That half acre has since blossomed into 100,000 acres of carefully managed Kamut wheat grown by as many as 250 farmers for his company, Kamut International.

Flour from that first crop went to a San Francisco pasta company, and word got back to him that people who had difficulties eating wheat found they could eat this pasta. Curious, Quinn decided to investigate.

“Some people don’t like privately funded research, but this was research that no one else would do, as we were going against the grain, so to speak,” he said. He found success working with scientists in Italy: “Italians take their pasta very seriously.” Millions of research dollars, two dozen studies and 31 publications later, Quinn says the evidence demonstrates that “ancient is good for you.”

Quinn has trademarked Kamut, but the trademark does not prevent anyone from growing it—he says it is just a way to guarantee his product is always organic, pure, nonGMO, disease-free and high in selenium and protein. He requires growers to alternate crops with a year of legumes for nitrogen, resulting in very high levels of protein for the Kamut crops. Further, this drought-tolerant grain grows best where there is low rainfall. He and the farmers who grow for him practice dryland-farming—no irrigation, resulting in lower yields but a more nutritious product.

Asked if he thought the wheat/gluten epidemic was a fad, Quinn answered, “Celiac, an autoimmune disease, is a very specific disorder. There’s zero tolerance. Allergies are a histamine response but they’re mostly tossed in with sensitivities, or vice versa. But some of the symptoms are actually caused by glyphosate contamination.” Glyphosate is best known as  the active ingredient in the weed killer RoundUp. Sprayed on wheat in the fall, it hastens the maturing process so heads are ripe to harvest before it snows.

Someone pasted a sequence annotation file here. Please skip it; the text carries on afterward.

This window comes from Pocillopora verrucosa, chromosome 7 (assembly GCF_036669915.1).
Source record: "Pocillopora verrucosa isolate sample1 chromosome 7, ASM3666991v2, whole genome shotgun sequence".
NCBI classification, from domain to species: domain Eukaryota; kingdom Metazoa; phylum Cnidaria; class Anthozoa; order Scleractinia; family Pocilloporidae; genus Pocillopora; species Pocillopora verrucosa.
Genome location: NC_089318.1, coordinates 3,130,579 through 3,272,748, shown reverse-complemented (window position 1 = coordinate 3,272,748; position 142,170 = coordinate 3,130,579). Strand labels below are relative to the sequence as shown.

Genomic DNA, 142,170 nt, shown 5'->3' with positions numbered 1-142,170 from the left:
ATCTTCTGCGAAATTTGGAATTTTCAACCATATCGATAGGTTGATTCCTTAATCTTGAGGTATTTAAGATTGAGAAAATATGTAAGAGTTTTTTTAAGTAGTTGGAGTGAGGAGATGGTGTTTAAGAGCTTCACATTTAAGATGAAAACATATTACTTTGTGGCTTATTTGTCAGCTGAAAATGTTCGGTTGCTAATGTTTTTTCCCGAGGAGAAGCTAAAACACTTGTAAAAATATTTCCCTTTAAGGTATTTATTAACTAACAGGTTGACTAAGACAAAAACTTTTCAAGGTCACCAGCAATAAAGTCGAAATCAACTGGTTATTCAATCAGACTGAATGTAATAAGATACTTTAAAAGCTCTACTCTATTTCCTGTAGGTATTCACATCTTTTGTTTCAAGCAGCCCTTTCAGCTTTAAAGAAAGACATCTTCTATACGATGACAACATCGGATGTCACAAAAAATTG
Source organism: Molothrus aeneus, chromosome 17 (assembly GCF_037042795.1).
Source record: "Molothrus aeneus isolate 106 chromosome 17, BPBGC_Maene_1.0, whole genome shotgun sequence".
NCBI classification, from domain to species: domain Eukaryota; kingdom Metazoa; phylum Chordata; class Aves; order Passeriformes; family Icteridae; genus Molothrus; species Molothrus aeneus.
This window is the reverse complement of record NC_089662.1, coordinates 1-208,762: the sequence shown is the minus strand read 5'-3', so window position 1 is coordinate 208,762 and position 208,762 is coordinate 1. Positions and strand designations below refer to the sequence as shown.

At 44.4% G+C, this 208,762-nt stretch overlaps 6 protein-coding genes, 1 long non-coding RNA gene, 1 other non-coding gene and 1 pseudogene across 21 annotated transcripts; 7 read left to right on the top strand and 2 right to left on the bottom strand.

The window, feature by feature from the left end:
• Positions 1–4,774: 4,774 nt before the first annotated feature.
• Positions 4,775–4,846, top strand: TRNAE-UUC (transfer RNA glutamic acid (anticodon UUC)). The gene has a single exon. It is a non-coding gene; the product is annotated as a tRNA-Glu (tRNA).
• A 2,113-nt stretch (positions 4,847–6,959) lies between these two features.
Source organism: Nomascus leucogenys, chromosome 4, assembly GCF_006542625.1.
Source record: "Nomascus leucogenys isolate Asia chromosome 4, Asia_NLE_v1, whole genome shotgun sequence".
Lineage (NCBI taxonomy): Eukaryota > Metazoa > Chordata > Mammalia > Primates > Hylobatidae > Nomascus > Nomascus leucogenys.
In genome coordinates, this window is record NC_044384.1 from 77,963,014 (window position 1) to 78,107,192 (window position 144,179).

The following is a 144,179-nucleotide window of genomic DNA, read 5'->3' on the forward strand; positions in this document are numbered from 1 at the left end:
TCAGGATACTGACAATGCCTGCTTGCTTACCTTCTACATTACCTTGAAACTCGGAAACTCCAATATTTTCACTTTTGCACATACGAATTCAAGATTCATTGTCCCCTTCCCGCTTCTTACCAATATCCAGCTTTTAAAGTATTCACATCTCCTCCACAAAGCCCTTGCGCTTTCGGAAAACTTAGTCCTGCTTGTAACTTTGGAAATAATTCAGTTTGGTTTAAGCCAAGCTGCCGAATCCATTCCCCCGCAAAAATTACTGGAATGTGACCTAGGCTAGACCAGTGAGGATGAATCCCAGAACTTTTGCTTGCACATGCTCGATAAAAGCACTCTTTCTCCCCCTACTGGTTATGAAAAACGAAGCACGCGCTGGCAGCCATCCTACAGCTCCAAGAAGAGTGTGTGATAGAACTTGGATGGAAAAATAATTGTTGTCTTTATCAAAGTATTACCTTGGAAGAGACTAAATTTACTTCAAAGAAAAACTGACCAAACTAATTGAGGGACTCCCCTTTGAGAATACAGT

“The makers of glyphosate say it has no effect on humans because it works on certain metabolic pathways that humans don’t have. But we know it’s disrupting metabolic pathways in bacteria, both in the soil and in the gut.”

At the conference, we also heard briefly from co-author and fellow Montana native Liz Carlisle, currently lecturer in the School of Earth, Energy and Environmental Sciences at Stanford University and former assistant to Democratic Montana Senator John Tester.

“My grandmother’s family lost the farm in the dustbowl. I learned from her the agrarian life is special and that we need to learn more about stewarding our soil,” Carlisle said. She met Montana farmers and heard their stories as she traveled throughout the country working on her book, Lentil Underground: Renegade Farmers and the Future of Food in America (Avery, 2016). She’d first heard of Quinn in 2008 from Tester, who referred to Quinn as a “visionary.” The fact that Quinn claimed to be Republican held no sway with Tester.

“There’s plenty of things we don’t agree about, but the main thing I’m up against here in DC is not Republicans; it’s multinational corporations that have a stranglehold on agriculture and energy and don’t give a lick about the hardworking Montanans whose livelihoods depend on these industries,” Tester told Carlisle at the time. “Instead of being beholden to these multinationals, we need to build our own economic opportunities, based on renewable resources and good, green jobs that won’t go away after the next oil boom. And that’s what Bob Quinn is doing.”

Greta Belanger deJong is the founder and editor of CATALYST. In ancient times she was a staff writer at Countryside, an organic farming magazine.

 

Bob Quinn will give a talk and sign Grain By Grain  Friday, March 29, 7pm at the Petersen Family Farm, 11887 S. 4000 West, Riverton.